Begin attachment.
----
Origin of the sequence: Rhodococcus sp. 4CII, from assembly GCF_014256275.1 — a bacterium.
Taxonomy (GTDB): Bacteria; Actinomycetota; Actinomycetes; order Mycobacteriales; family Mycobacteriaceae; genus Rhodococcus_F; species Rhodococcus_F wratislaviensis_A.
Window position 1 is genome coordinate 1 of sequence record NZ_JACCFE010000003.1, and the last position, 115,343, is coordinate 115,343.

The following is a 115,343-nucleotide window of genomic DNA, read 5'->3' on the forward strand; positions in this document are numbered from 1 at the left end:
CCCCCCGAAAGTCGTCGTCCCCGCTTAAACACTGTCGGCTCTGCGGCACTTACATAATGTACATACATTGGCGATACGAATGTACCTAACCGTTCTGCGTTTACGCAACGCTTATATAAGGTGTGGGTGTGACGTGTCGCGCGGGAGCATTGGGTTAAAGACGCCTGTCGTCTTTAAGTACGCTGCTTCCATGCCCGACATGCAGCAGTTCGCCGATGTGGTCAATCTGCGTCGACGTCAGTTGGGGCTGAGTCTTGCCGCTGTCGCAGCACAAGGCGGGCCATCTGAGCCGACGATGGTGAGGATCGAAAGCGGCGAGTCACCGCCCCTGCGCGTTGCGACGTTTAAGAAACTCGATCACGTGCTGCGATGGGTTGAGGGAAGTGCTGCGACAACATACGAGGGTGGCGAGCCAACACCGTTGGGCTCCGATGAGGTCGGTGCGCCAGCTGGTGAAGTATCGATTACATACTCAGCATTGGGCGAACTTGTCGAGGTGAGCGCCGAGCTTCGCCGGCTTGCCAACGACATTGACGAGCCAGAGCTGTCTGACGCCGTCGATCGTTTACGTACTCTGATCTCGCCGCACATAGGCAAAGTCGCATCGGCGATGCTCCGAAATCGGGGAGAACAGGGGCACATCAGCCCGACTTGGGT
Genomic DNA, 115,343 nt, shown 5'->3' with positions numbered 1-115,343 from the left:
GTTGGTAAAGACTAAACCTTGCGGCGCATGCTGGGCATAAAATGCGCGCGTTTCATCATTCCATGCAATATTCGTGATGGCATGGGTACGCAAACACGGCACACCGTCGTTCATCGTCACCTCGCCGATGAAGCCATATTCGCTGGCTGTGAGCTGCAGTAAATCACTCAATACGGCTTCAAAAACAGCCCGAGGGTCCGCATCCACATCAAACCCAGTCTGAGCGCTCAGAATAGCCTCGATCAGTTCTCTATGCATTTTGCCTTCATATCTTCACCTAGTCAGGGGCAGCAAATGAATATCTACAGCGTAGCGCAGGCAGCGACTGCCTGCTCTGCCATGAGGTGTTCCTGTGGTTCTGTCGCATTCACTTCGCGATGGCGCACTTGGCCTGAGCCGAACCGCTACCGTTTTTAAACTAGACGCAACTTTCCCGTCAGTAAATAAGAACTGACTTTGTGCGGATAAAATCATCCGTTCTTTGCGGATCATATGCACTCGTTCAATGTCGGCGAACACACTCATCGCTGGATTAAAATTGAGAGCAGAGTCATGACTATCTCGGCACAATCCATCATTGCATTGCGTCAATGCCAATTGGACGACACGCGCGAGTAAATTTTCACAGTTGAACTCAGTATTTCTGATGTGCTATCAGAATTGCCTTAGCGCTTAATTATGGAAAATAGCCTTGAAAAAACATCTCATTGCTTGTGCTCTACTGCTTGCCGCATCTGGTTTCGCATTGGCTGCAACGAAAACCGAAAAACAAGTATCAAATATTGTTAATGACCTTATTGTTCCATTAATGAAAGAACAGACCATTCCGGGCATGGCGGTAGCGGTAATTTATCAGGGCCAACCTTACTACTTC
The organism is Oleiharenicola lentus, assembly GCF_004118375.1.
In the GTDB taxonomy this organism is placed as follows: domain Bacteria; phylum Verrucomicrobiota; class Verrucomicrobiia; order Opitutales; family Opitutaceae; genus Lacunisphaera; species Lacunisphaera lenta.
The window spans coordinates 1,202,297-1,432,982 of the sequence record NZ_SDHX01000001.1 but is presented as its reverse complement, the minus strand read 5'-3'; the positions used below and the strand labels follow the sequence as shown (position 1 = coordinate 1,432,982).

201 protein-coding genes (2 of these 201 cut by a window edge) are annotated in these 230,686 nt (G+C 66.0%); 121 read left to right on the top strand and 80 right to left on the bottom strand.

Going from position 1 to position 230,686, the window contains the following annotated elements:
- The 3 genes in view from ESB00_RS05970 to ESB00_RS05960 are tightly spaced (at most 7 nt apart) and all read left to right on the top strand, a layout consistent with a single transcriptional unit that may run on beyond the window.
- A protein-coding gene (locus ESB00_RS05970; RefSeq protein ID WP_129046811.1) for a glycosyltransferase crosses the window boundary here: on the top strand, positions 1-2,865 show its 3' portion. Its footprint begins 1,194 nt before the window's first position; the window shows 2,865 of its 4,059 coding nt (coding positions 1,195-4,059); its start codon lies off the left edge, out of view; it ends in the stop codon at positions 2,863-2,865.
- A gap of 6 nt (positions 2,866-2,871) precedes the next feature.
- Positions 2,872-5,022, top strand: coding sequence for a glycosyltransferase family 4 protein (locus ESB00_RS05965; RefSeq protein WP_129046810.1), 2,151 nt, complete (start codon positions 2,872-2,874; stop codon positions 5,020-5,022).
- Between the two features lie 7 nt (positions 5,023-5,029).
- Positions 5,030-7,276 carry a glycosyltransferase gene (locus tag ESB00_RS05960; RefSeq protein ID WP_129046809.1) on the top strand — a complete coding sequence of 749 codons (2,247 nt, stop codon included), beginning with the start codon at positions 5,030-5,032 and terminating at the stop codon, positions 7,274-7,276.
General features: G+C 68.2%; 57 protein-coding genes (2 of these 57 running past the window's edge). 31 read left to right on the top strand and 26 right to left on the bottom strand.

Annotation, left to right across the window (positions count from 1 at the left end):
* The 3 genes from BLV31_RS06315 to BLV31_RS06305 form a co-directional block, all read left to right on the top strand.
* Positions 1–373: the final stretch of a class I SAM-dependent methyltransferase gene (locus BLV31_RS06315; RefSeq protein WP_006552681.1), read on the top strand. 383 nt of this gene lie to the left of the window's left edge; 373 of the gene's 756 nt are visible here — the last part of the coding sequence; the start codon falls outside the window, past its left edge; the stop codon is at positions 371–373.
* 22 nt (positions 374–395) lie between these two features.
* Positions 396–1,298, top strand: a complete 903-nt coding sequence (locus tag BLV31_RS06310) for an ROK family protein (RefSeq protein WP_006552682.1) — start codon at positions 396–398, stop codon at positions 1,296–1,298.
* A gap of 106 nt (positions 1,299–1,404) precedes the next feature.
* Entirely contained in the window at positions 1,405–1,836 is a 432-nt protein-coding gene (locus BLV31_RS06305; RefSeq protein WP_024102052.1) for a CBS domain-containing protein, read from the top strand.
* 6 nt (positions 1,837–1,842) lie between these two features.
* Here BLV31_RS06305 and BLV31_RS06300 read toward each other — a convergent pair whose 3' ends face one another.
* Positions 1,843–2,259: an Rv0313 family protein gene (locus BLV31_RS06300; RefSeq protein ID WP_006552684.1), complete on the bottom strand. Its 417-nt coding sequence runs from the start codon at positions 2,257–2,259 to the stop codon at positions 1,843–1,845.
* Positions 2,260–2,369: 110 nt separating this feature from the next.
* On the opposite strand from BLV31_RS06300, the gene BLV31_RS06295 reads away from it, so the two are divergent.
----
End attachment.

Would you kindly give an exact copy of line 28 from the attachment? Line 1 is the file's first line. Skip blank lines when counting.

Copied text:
* Here BLV31_RS06305 and BLV31_RS06300 read toward each other — a convergent pair whose 3' ends face one another.